Samaritan’s Purse in North Carolina to help victims of Hurricane Florence

Samaritan’s Purse staff and volunteer teams based in the U.S. are out in full force and working to clean and restore damaged houses.

UPDATED (Sept. 20, 3:30 p.m. MT)

Please pray for eight Canadians who will begin departing Sept. 21 for the U.S. to join the American Samaritan’s Purse teams helping victims of Hurricane Florence. These Canadians, who have experience working on disaster relief with Samaritan’s Purse Canada, will be spread out amongst four work sites in North Carolina.

We praise God for the assistance people are providing to us and to hurricane victims. In one instance, three young sisters visited one of our North Carolina Disaster Relief Unit tractor trailers because they wanted to help people who lost so much in the hurricane.

“We explained to their moms that they were too young and they understood,” said U.S. Disaster Relief Assistant Manager Todd Taylor “The girls decided to help anyway. They went home and made cookies and brownies and other snacks and set up a little sales desk at their local fire department and accepted donations for their baked goods. This is them presenting a cheque for the donations. They were so excited to be able to help.”

North America Response
Samaritan’s Purse Canada is responding in Jesus’ Name after Hurricane Florence, which packed powerful 170-km/hr winds, tore through the southeastern U.S, driving tens of thousands of people into shelters and impacting millions.

We are deploying trained Canadian staff to assist our U.S. colleagues in helping tens of thousands of residents whose homes were flooded or damaged by high winds and as much as a meter of rain.

Millions of people remain under flood watches and warnings as rivers continue to crest in the region. Nineteen rivers are reported at “major” flood stage.

Florence has moved out to sea and dissipated, but rivers continue to rise in the Carolinas. Many roads remain closed. Thousands of people are in shelters. Thirty-seven storm-related deaths—27 of them in North Carolina—have been reported.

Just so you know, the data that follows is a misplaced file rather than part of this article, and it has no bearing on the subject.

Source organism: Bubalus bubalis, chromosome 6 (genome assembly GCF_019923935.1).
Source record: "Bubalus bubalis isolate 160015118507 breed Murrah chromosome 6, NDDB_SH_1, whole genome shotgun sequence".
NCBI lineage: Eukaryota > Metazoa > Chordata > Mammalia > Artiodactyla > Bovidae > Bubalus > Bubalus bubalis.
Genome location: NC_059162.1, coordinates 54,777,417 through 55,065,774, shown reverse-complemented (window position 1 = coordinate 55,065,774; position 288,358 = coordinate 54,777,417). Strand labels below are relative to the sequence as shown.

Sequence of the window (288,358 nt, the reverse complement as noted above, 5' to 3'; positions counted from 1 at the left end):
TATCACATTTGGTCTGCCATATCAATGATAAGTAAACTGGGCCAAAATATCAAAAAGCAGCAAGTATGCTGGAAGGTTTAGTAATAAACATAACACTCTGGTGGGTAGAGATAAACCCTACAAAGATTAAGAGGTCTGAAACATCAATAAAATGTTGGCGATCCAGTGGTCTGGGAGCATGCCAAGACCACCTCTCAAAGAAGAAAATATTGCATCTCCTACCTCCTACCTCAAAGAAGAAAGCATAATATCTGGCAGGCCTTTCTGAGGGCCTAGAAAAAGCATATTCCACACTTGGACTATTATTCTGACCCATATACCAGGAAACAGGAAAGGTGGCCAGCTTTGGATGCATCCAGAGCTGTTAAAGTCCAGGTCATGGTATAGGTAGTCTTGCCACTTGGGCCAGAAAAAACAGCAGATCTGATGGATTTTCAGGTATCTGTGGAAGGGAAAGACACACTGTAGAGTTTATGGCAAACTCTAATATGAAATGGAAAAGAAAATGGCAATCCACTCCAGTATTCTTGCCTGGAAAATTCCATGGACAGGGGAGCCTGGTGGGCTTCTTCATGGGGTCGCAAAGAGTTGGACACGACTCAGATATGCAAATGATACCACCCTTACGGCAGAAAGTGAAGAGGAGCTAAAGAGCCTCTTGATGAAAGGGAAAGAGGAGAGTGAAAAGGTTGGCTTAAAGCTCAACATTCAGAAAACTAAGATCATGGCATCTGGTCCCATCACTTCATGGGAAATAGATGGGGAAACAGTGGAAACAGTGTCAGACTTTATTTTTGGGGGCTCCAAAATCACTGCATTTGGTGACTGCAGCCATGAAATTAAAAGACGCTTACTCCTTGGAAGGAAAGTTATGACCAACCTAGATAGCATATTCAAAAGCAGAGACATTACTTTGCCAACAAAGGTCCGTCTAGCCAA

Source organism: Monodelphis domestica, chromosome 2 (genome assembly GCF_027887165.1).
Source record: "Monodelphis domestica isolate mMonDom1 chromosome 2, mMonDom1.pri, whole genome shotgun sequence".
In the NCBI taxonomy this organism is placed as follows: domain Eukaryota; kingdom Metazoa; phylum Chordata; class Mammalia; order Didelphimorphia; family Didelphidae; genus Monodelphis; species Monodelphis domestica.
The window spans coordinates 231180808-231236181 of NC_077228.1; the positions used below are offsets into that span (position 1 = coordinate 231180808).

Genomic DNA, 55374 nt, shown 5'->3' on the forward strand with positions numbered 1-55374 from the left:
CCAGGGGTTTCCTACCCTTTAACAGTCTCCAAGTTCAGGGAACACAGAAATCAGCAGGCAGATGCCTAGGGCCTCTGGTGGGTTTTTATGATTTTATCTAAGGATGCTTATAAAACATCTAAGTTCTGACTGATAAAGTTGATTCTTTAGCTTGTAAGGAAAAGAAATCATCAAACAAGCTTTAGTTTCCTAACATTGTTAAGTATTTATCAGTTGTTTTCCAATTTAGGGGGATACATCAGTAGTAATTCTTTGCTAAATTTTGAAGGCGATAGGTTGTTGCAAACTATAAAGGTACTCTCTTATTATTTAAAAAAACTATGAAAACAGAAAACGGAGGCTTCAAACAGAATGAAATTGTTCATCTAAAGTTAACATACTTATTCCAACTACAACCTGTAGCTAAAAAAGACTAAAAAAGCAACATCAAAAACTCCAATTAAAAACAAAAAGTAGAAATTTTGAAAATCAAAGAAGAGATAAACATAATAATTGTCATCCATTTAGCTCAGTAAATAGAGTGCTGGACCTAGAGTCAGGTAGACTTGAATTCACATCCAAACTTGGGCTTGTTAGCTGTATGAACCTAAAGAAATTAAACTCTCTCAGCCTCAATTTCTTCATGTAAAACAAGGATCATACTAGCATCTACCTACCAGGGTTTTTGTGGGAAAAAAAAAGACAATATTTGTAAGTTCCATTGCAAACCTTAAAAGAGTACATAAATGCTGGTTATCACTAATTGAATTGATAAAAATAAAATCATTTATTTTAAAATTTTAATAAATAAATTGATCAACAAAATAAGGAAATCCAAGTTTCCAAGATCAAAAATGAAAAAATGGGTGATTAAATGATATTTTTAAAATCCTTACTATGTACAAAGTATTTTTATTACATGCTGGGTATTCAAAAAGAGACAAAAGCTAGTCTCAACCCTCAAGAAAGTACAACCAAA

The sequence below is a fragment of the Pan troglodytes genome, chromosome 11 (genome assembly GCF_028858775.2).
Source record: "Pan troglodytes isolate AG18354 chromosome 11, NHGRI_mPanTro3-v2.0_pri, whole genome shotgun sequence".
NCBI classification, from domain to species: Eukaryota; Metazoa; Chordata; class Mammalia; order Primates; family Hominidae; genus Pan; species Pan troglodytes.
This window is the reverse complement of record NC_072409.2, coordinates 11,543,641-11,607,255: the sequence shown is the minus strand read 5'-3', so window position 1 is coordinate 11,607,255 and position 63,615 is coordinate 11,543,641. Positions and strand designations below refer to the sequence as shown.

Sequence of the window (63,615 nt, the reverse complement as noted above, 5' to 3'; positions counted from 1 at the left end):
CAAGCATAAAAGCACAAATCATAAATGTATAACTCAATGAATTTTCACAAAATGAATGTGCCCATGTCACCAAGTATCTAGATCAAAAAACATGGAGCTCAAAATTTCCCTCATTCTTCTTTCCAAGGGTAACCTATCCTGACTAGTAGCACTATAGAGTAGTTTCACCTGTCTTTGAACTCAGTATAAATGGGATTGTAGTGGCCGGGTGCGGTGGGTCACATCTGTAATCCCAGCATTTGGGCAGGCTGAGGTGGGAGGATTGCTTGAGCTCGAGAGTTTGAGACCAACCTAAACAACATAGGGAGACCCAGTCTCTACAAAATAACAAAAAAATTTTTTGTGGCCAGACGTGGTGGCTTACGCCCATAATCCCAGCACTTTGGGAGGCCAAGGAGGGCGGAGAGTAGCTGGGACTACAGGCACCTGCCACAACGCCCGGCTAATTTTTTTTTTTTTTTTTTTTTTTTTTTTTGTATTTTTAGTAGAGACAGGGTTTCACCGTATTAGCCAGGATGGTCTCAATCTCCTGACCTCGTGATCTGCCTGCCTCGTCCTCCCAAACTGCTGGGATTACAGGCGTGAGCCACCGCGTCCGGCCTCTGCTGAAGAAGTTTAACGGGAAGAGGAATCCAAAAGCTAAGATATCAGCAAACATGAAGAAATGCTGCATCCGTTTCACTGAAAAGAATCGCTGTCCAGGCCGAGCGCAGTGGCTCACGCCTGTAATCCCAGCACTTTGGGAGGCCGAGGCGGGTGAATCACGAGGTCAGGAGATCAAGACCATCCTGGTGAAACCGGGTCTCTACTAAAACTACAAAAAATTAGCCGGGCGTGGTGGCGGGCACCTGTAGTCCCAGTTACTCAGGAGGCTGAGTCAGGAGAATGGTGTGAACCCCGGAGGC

Samaritan’s Purse staff and volunteer teams based in the U.S. are out in full force at all three of our eastern North Carolina response sites—New Bern, Jacksonville, and Wilmington. We’re helping homeowners in Jesus’ Name by clearing debris, doing chainsaw work, tarping roofs, and mudding out flooded houses.

Thousands of homes were affected in the hard-hit town of New Bern. Our disaster relief unit is based at Port City Community Church.

Samaritan’s Purse units and teams are also in Jacksonville, N.C. and headed to Wilmington, N.C. where teams will soon begin clearing debris and mudding out flooded houses in Jesus’ Name.

Samaritan’s Purse’s Disaster Relief Units are stocked with tools, chainsaws and emergency supplies, the tractor-trailers provide the equipment necessary to help families devastated by the storm.

One of our disaster relief units leads a convoy of our trucks toward eastern North Carolina on Saturday.

One of our disaster relief units leads a convoy of our trucks toward eastern North Carolina on Saturday.

“In the wake of this storm, many are facing destruction and ruin,” says Franklin Graham, president of Samaritan’s Purse. “We want them to know they don’t have to despair. God loves them, and He hasn’t forgotten them.”

Volunteer teams will tear out damaged drywall from waterlogged homes, tarp roofs, remove debris and clear downed trees.

Trained Rapid Respond Team chaplains from the Billy Graham Evangelistic Association have been sent out to offer comfort, strength, and prayer to hurricane victims.

The slow-moving, massive Florence is now causing catastrophic flooding and assistance is going to be urgently needed for many months as it is anticipated it could cause more than $50 billion in damages.

Last year, Samaritan’s Purse Canada staff and volunteers helped U.S. victims of both Hurricane Harvey and Hurricane Irma with much-needed clean-up. Please continue praying for those affected by the storm, and for our teams as they serve.

Note: This story was originally published Sept. 13